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Central autoimmune channelopathies: a link between Neurology and Psychiatry

31 Oct, 16 | by Dr Jose Manuel Matamala, JNNP web editor.

 

Since the recognition of antibodies against voltage – gated potassium channel (VGKC) and their pathogenic implication in central nervous system disorders (such as limbic encephalitis) in 2001, critical immunological and neurological advances have been achieved during the last 15 years. One of the main discoveries has been that these VGKC antibodies usually target proteins outside of the channel protein, which are part of the VGKC complex (e.g. contactin-associated protein 2). Moreover, each specific antibody is associated with distinct clinical phenotypes, which commonly overlap.

Clinically the primary neurological syndrome associated with VGKC antibodies is limbic encephalitis, classically presenting with severe memory impairment and secondary hippocampal atrophy. However, recently emerging psychiatric syndromes have been linked to this autoimmune condition.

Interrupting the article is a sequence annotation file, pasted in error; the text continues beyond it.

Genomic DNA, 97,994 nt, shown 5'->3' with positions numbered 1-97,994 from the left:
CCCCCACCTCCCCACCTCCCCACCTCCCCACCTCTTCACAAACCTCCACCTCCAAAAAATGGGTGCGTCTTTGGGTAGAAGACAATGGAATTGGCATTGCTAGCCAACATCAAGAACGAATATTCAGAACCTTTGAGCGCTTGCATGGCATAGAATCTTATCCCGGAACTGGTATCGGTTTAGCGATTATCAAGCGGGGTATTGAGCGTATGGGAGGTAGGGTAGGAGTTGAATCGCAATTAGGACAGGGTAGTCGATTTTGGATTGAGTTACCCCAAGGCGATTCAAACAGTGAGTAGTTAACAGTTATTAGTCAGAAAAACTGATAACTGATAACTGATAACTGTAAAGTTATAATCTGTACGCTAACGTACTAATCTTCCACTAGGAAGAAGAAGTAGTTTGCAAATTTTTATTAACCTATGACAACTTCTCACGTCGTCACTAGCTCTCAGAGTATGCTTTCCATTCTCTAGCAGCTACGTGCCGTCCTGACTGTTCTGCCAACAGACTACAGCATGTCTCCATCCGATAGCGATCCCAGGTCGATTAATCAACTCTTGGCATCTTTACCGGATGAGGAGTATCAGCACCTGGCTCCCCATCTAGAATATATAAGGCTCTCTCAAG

In the current issue of JNNP, PrĂ¼ss and Lennox have published a review describing novel psychiatric syndromes associated with VGKC complex antibodies. In the review, the authors described the recent highlights about the pattern of cognitive involvement and reversibility of memory dysfunction in limbic encephalitis, response to treatment with immunotherapy, immunology of VGKC complex antibodies and the relevance of the titre levels, and mood and psychotic disorders associated with VGKC complex antibodies.

 

Emerging psychiatric syndromes associated with VGKC complex antibodies. Psychiatric symptoms are frequently present in patients with limbic encephalitis secondary to VGKC complex antibodies. However, its role in psychiatric diseases is not well understood.

Emerging psychiatric syndromes associated with VGKC complex antibodies. Psychiatric symptoms are frequently present in patients with limbic encephalitis secondary to VGKC complex antibodies. However, its role in psychiatric diseases is not well understood.

 

Although, evidence regarding the pathogenic role of VGKC complex antibodies in psychiatric conditions is missing and many questions remain to be answered in this field, it is important that neurologists and psychiatrists combine their expertise to gain a better comprehension of this neuropsychiatric disorder. It is relevant for neurologists to be aware of psychiatric manifestations associated with autoimmune channelopathies and for psychiatrists to keep in mind that VGKC complex antibodies could be part of the differential diagnosis in patients with atypical psychiatric manifestations and autoimmune features.

 

Read more at http://jnnp.bmj.com/content/87/11/1242.full

 

 

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